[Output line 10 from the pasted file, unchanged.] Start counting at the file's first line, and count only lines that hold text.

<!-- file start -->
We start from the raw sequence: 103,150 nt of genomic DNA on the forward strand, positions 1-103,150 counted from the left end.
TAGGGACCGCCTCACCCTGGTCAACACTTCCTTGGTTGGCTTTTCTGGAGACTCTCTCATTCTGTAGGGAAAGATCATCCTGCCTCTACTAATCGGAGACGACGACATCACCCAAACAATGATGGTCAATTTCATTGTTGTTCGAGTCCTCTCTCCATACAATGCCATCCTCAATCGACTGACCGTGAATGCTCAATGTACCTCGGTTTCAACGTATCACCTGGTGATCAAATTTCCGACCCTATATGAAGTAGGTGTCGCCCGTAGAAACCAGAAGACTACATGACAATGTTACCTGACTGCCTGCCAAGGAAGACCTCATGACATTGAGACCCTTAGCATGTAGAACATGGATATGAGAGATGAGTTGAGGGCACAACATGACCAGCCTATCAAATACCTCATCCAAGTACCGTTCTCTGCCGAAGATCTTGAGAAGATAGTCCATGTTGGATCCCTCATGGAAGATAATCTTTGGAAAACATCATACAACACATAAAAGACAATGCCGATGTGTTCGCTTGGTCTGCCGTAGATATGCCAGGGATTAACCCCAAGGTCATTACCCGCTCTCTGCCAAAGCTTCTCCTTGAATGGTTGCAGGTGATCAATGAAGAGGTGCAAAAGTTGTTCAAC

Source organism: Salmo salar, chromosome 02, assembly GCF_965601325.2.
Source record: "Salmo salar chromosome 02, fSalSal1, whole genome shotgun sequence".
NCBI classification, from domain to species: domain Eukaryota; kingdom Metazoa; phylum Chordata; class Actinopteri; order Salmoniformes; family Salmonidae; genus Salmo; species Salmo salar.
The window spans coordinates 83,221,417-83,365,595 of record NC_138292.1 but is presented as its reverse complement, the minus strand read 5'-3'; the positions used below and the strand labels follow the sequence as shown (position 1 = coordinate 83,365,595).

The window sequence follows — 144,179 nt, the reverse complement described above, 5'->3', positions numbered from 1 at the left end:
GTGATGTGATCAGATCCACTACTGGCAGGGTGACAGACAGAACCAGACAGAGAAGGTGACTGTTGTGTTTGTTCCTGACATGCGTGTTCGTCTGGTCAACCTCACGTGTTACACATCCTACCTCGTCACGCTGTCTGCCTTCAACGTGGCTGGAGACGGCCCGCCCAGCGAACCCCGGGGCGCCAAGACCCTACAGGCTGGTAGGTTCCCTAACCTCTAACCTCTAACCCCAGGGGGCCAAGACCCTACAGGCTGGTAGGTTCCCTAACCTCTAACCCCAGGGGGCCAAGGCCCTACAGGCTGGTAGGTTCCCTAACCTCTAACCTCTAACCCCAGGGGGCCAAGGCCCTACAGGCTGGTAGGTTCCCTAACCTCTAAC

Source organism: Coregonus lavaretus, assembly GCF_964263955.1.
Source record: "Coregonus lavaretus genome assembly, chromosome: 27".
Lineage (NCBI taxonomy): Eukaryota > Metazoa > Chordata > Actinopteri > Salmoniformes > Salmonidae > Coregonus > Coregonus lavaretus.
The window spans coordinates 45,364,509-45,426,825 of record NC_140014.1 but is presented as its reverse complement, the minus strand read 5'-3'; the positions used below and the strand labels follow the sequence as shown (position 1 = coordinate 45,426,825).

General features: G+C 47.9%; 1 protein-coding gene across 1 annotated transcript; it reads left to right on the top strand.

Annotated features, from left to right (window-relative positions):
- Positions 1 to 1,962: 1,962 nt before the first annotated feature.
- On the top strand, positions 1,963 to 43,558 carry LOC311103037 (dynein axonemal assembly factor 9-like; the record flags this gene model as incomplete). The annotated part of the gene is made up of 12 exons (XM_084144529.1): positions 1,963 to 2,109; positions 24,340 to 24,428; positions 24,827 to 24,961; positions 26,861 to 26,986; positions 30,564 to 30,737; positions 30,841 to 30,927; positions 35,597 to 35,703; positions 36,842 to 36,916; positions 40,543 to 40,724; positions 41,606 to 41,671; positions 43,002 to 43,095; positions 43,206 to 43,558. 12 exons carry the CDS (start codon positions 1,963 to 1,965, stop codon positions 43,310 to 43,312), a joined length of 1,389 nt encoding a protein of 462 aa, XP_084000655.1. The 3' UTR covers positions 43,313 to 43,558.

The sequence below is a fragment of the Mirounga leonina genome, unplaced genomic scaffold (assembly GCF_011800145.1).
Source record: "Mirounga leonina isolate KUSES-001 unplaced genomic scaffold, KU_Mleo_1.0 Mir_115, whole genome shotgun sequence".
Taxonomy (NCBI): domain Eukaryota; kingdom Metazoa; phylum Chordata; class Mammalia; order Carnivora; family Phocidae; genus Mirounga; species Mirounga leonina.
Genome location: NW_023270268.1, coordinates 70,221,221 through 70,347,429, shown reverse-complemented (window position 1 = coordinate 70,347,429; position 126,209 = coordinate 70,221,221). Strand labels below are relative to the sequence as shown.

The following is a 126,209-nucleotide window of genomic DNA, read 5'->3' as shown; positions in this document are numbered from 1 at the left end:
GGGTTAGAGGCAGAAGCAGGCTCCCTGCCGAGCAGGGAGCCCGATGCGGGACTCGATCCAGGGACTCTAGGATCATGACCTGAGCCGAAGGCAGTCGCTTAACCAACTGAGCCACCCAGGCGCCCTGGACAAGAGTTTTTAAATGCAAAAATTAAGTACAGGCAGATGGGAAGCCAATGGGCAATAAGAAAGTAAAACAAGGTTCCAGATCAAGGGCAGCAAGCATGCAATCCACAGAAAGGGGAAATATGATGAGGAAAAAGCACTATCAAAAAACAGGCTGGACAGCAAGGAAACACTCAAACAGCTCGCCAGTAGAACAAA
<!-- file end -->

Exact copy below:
Source record: "Coregonus lavaretus genome assembly, chromosome: 27".